I don't think many birds could be harder to see than this one – the two words 'although elusive' are a bit of an understatement. It has taken three attempts and more than nine hours but at least I managed to see the Marsh Warbler yesterday evening, and compared to most people I'd say I saw it pretty well.
With each visit I made progress. From hearing it singing constantly on Saturday but not showing, to the slightest of views – literally less than half a second, really just a slight movement in the bushes – on Monday night, to decent views on Wednesday evening.
After Saturday's marathon, I dropped in on Monday evening for an hour after working at Racing Post. It was a still and sunny evening – I heard the Warbler go through its repertoire and got a glimpse that was so brief I couldn't say I knew it was a bird apart from the fact it sang in the same place moments later but out of sight.
The only other bird of note during that time was a Hobby perched on the fencing next to Coldharbour Lane.
|A Hobby perched on the fence next to Coldharbour Lane|
Tim had heard the Warbler soon after arriving, just 15 minutes before me and it wasn't long before it started up again. The weather was closing in and after watching a Marsh Harrier hunting out on the marshes, suddenly it started to chuck it down.
Pretty typical really. It was sunny to the north and dark as death to the south. It was hard to imagine it would clear, but after 15 minutes or so, it did. And the sun came out. This meteorological event seemed to have a positive effect on the local birdlife.
A Grasshopper Warbler started reeling to our right. Tim went off to investigate while I stood, eyes peeled, watching the hemlock for some movement. He came back for his camera as he'd found it and so I went for a look, too. There are some gorse bushes by the side of the footpath just 50 yards from the Serin Mound and that was where the Gropper was favouring to perch.
|A Grasshopper Warbler in the gorse at Rainham Marshes|
This was a great find, and was added to moments later by a Short-eared Owl out on the marshes. There are apparently two Short-eareds here and with the area home to the UK's largest concentration of Water Voles, there is plenty of food for the owls to feed on.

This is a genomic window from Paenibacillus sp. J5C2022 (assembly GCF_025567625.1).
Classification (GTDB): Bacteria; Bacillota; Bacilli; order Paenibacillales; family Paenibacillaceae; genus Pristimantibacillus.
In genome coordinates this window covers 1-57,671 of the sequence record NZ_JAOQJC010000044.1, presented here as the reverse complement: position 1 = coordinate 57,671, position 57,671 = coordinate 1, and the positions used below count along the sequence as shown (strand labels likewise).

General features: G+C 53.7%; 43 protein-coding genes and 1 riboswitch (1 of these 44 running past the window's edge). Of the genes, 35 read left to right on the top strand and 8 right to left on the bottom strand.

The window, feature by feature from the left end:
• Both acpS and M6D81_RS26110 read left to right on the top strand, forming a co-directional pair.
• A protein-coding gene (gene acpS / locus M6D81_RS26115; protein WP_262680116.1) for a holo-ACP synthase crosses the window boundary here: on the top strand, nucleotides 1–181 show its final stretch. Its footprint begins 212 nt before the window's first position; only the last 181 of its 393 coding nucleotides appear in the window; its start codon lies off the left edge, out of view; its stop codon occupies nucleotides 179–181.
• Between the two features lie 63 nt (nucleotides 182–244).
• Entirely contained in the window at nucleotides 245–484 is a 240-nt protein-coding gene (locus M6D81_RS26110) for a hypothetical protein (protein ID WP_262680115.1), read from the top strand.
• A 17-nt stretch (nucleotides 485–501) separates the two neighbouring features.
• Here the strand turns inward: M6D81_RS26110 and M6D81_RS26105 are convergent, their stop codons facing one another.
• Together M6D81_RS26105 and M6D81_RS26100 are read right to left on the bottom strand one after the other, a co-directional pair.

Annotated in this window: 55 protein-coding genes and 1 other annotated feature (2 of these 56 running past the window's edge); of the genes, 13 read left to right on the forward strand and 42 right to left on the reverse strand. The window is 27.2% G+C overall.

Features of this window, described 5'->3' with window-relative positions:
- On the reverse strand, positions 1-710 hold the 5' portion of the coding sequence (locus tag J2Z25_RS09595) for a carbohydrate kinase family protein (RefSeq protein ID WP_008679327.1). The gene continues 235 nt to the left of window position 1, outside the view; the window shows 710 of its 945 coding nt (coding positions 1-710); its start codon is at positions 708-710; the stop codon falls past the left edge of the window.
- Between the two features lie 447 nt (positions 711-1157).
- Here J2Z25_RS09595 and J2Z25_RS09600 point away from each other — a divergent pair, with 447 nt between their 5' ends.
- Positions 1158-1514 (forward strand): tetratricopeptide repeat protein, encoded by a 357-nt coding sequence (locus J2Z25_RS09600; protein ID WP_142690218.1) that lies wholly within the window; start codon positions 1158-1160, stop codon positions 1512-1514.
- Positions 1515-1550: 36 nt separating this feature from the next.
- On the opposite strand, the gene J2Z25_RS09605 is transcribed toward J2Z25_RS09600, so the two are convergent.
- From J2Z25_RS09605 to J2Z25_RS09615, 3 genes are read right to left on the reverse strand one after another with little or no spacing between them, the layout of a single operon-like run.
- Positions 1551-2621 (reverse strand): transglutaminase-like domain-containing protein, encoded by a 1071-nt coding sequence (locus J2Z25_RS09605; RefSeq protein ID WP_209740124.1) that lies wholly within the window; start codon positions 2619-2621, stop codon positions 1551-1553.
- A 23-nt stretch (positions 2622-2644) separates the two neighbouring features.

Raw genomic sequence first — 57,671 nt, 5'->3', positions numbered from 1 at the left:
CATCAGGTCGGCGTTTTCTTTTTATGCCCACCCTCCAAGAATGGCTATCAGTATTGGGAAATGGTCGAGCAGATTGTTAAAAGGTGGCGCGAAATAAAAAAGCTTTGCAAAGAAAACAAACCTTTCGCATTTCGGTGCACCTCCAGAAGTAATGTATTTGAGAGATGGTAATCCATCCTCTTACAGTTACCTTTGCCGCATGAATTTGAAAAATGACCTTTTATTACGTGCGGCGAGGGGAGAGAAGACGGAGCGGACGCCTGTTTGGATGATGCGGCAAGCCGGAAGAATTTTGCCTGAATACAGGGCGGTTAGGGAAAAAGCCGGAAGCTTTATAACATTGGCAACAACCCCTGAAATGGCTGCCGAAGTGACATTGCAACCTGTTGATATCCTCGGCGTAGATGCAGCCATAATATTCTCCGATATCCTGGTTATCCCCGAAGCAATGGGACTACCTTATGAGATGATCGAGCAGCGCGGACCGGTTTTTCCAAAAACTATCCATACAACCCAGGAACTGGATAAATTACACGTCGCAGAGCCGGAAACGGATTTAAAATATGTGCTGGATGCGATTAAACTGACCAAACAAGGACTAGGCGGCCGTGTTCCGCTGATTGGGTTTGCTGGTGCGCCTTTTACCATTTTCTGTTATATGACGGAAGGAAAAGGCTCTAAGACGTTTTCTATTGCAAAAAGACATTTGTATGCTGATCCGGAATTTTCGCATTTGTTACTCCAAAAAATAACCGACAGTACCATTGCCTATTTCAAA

|A Short-eared Owl on Rainham Marshes|
The mimicry of this bird was remarkable. It copied a Swallow, followed by a House Sparrow and then a Blackbird, plus a number of other birds I didn't recognise. The accuracy of the song was uncanny and may be part of the reason it is so hard to spot apart from the obvious geographical and botanical constraints.
The Blackbird impersonation, in particular, was so authentic I had originally ignored it as the real thing but when Wren, Skylark, House Sparrow and Swallow song all appeared in the exact same place, you knew it was the Marsh Warbler.
Dave Smith, who is a volunteer at the Reserve and a train driver – had been up to record the bird at 1.30am a few nights ago after his shift. At the latest count there have been 21 different species of bird song coming from this master of mimicry. Amazing.
Eventually I saw it low down on a stem of a dead hemlock, and Tim and I watched it as it sang happily for a good five minutes (yes, I watched it for that long), preening itself occasionally. It had a distinctive white neck and orangey underparts. It was only just visible through the weeds and undergrowth, and the camera just wouldn't focus on it. I couldn't use the scope either because it was just a few inches too low for me to see anything through it, so I had to make do with watching it through my bins. If I had been a couple of inches shorter I would have seen nothing.
But after all the effort I was very happy with that. An excellent evening.